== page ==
U.S. Pat. No. 6,468,323 includes an absorbent pad with a system that permits water to drain through or repel therefrom having a plurality of drain holes interspaced about the bottom portion such that water not absorbed or repelled by the absorbent pad may drain from the containment assembly.

All of the above systems are generally based upon the concept of containment. None are based on the concept of grease absorption and grease digestion. This latter system, i.e., grease absorption and digestion, is the combination of the present invention and as a result it provides longer life for absorption pads, substantially eliminates by bioremediation much of the grease and in general provides a much longer life system.

The combination of the present invention employs in the stacking arrangement above the grease barrier assimilation pad, a mixture of highly porous rock material, preferably lava, usually in combination with grease digestible microbes for bioremediation. The result is that the porous rock material, usually lava, absorbs a high percentage of the grease and its mixture with the microbes, which results in the microbes digesting a large portion of that grease. As a result, the grease barrier assimilation pad is exposed to much less grease over time than with the normal system. This results in containment, absorption, and grease digestion; results that are not collectively achievable by the prior art systems.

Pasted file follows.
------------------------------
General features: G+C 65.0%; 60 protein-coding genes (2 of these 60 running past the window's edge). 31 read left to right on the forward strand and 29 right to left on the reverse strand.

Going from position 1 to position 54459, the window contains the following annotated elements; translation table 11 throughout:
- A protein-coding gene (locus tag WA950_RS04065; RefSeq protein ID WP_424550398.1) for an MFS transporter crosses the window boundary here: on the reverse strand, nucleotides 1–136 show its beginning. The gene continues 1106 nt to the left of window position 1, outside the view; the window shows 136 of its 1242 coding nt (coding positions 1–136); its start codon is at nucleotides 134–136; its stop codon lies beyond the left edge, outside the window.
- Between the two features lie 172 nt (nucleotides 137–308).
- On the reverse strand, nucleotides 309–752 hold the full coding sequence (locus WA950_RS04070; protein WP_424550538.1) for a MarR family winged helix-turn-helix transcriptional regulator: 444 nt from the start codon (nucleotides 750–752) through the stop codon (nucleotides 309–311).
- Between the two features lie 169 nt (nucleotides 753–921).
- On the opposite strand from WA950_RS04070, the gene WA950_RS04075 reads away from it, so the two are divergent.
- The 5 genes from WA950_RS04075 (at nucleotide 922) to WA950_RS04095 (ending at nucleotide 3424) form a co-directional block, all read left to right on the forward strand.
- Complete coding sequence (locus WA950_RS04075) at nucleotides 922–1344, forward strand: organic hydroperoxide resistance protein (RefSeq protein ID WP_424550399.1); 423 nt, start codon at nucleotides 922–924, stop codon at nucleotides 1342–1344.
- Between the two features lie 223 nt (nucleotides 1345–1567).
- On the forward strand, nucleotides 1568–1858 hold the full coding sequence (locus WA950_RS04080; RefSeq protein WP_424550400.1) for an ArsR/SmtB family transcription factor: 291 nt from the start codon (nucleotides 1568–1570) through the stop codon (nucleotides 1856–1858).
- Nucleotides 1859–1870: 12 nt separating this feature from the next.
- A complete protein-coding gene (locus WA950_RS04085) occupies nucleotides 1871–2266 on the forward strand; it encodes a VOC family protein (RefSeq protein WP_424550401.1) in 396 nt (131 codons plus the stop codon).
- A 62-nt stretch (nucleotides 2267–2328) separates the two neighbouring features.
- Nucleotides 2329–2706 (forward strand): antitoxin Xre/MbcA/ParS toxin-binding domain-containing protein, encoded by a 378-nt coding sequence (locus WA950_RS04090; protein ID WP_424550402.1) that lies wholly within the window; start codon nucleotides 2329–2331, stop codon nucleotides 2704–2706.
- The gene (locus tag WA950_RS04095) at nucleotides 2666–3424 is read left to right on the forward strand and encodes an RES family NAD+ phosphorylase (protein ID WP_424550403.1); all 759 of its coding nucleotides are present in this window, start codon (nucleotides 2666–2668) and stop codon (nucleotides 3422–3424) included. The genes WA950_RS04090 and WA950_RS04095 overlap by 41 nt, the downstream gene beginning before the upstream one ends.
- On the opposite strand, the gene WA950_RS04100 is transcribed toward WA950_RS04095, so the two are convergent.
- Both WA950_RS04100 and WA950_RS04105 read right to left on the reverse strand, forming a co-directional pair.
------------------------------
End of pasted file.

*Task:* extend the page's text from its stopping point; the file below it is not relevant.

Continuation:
It is a primary objective of the present invention to achieve the above described three advantages, containment, absorption and digestion in the same system to allow more efficient grease removal with less hazard to the roof and the environment. The method of achieving this primary objective as well as others will become apparent from the following description of the invention.

BRIEF SUMMARY OF THE INVENTION

An improvement in grease trap assemblies of grease traps to be positioned on the roof of commercial buildings such as restaurants is provided. The improvement comprises a system for degreasing that uses, in combination, a grease absorbent material that is porous rock, preferably lava, and a grease digestible microbe capable of digesting fatty acids from cooking fats and oils.

Numerous other advantages and features of the invention will become readily apparent from the following detailed description of the invention and the embodiments thereof, from the claims, and from the accompanying drawings.

BRIEF DESCRIPTION OF THE DRAWINGS